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My application relies on having a background service to run automatically once the app starts and continues to run even when the application goes to the background. Once the background service starts, a notification panel will be displayed with an 'exit' button. To stop the background service, user must quit the app (back button) or press the 'exit' button on the notification panel to stop the background service.

Is this an acceptable UX? Or do I need to create a 'toggle on/off' button on the main UI? I find that in most app, the user must explicitly do something to start the background service (i.e, press play or start navigating)

The closest similar app I see is how 'Waze' and 'Google Maps' behave. They'll display a notification panel with an exit button once user start navigation. However, both of them only show the notification panel once navigation started, and not when the application starts.

My app is a travel app that allows user to be notified whenever they are near an establishment. Once the app started (and the background service running), the app will determine their location and suggest to the user the nearest place of interest. Also, the app will prompt a notification to the user when an event (that the user might be interested with) occurred at a nearby location. Think 'Pokemon GO', but can run while the app is at the background or while the phone screen is off.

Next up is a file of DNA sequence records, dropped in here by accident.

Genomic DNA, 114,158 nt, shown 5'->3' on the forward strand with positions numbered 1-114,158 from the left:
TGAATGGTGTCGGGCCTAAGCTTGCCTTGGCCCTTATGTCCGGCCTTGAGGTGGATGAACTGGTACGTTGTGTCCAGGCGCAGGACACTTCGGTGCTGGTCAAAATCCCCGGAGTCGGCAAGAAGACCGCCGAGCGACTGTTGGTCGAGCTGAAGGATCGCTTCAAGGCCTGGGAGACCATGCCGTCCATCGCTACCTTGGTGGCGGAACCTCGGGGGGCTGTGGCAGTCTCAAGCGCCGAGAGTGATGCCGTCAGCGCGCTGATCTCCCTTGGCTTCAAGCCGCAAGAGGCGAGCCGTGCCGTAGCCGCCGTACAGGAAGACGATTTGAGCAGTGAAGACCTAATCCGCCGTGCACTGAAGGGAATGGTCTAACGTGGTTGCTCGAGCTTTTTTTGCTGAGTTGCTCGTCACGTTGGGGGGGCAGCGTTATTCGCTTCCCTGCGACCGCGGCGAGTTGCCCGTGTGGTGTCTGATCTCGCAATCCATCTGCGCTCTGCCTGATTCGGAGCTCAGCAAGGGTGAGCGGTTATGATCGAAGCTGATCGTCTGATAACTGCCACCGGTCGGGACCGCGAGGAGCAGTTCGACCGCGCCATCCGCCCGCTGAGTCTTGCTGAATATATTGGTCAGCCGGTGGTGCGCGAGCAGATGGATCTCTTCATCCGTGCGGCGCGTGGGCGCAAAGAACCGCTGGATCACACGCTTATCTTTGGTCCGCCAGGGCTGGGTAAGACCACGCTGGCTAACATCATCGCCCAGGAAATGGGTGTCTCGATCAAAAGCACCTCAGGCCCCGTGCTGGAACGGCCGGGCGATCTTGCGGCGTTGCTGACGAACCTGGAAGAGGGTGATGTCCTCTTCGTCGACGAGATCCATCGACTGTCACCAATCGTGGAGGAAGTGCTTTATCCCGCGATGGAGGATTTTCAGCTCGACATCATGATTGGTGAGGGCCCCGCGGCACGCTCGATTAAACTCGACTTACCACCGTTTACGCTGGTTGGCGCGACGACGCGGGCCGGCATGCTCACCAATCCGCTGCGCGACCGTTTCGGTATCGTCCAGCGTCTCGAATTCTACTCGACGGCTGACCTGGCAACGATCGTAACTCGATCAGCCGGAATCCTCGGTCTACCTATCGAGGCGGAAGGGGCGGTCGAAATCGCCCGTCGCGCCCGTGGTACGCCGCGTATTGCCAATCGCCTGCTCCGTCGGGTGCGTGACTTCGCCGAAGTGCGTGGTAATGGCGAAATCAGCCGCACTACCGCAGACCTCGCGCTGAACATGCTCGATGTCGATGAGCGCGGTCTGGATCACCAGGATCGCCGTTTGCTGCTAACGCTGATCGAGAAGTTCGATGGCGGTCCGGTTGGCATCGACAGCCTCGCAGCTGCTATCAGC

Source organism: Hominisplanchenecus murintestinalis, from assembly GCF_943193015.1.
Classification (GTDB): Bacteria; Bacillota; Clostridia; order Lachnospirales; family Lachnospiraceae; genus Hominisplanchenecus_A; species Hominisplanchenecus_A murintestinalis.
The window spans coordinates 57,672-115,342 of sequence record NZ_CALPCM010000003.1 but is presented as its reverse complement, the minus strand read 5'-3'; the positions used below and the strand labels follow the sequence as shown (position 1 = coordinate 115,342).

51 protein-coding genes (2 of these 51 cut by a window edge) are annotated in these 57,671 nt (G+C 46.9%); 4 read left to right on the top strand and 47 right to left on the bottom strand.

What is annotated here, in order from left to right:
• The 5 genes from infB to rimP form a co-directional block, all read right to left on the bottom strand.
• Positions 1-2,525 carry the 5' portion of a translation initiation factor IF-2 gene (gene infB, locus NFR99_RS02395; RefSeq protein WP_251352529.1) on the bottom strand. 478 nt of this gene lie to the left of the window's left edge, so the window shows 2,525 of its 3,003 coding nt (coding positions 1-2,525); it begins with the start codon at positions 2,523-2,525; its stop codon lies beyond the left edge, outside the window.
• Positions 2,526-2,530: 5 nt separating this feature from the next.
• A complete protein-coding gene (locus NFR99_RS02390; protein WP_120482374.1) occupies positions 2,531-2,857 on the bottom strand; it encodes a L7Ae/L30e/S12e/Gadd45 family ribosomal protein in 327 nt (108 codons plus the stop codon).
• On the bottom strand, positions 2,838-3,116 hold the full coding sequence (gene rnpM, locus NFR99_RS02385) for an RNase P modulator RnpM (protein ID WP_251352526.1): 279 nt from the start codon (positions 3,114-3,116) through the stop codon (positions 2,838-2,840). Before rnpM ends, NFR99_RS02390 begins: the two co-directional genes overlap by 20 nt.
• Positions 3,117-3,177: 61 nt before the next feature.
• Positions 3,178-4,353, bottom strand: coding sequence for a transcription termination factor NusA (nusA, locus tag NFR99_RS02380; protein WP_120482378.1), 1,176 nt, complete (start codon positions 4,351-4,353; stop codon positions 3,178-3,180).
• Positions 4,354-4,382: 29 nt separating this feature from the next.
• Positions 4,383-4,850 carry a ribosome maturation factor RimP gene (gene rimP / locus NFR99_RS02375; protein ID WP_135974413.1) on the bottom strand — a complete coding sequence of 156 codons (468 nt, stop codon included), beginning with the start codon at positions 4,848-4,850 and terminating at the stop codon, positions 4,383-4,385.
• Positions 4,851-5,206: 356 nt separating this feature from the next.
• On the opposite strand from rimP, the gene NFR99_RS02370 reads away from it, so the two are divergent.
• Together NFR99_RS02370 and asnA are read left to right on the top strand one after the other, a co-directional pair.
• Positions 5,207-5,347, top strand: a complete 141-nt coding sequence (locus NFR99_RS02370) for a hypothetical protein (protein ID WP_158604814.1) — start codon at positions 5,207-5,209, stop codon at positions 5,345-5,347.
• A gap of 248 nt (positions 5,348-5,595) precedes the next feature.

• Can you mention the your app's concept ! I mean what it is for. – Jasmin Javia Dec 29 '16 at 5:19
  • Updated question with app description – Short answer Dec 29 '16 at 6:39
  • For this approach you should give notification with exit button. Because use won't be irritated if they don't want to see the suggestions or notification. For the remaining user who have no problem with the suggestion will continue to see. So in short give "Exit" button along with notification message. – Jasmin Javia Dec 29 '16 at 6:46
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The example apps you comment have an explicit button (/way) to turn on that service from inside the app and then a button/way to turn it off from the app and from the notification panel.

Activating the service as soon as the app is opened and only letting the user finish it when the app closes is not a good way to let the user be in control.

Not all users know/understand how to close an app, but they understand a turn on/off button.

This will depend on the exact case. However, I believe there is a difference between sending information to the notification center (like message received, etc) and tracking the user GPS position and giving information based on it. I'm sure Android and iOS have good resources as to what a developer can do with an app in the background and how. So maybe checking it might clarify how your app can interact with the user.

  • I've tried geofencing but the accuracy is horrible. So I'm forced to use a background service so that the app can function accurately while the screen is off. – Short answer Jan 3 '17 at 3:51

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